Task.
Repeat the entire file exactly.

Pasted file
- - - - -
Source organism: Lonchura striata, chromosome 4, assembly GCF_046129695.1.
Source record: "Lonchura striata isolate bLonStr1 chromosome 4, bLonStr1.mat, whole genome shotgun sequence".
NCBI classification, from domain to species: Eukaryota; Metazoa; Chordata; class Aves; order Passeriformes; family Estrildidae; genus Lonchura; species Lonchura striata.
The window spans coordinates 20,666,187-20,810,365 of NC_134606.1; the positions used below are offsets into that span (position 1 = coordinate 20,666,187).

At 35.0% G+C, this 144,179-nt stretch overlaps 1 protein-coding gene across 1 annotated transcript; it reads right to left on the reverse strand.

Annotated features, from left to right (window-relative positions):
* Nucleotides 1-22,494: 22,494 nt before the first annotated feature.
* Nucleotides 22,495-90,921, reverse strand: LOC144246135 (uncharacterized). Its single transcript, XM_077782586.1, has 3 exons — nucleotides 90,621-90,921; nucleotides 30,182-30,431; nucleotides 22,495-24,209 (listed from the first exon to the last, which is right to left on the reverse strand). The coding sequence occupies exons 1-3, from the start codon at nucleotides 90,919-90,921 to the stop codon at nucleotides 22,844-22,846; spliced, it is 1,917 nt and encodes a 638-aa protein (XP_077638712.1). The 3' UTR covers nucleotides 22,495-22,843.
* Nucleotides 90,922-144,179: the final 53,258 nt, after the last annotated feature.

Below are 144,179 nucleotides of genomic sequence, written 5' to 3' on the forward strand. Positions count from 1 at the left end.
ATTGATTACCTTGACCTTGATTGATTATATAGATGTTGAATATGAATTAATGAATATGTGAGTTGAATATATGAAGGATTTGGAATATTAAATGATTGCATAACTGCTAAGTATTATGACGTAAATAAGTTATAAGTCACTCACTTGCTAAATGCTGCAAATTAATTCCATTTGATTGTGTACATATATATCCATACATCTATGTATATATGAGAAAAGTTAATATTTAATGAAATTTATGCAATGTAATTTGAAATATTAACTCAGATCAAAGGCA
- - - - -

Source organism: Lonchura striata, chromosome 4, assembly GCF_046129695.1.
Source record: "Lonchura striata isolate bLonStr1 chromosome 4, bLonStr1.mat, whole genome shotgun sequence".
NCBI classification, from domain to species: Eukaryota; Metazoa; Chordata; class Aves; order Passeriformes; family Estrildidae; genus Lonchura; species Lonchura striata.
The window spans coordinates 20,666,187-20,810,365 of NC_134606.1; the positions used below are offsets into that span (position 1 = coordinate 20,666,187).

At 35.0% G+C, this 144,179-nt stretch overlaps 1 protein-coding gene across 1 annotated transcript; it reads right to left on the reverse strand.

Annotated features, from left to right (window-relative positions):
* Nucleotides 1-22,494: 22,494 nt before the first annotated feature.
* Nucleotides 22,495-90,921, reverse strand: LOC144246135 (uncharacterized). Its single transcript, XM_077782586.1, has 3 exons — nucleotides 90,621-90,921; nucleotides 30,182-30,431; nucleotides 22,495-24,209 (listed from the first exon to the last, which is right to left on the reverse strand). The coding sequence occupies exons 1-3, from the start codon at nucleotides 90,919-90,921 to the stop codon at nucleotides 22,844-22,846; spliced, it is 1,917 nt and encodes a 638-aa protein (XP_077638712.1). The 3' UTR covers nucleotides 22,495-22,843.
* Nucleotides 90,922-144,179: the final 53,258 nt, after the last annotated feature.

Below are 144,179 nucleotides of genomic sequence, written 5' to 3' on the forward strand. Positions count from 1 at the left end.
ATTGATTACCTTGACCTTGATTGATTATATAGATGTTGAATATGAATTAATGAATATGTGAGTTGAATATATGAAGGATTTGGAATATTAAATGATTGCATAACTGCTAAGTATTATGACGTAAATAAGTTATAAGTCACTCACTTGCTAAATGCTGCAAATTAATTCCATTTGATTGTGTACATATATATCCATACATCTATGTATATATGAGAAAAGTTAATATTTAATGAAATTTATGCAATGTAATTTGAAATATTAACTCAGATCAAAGGCA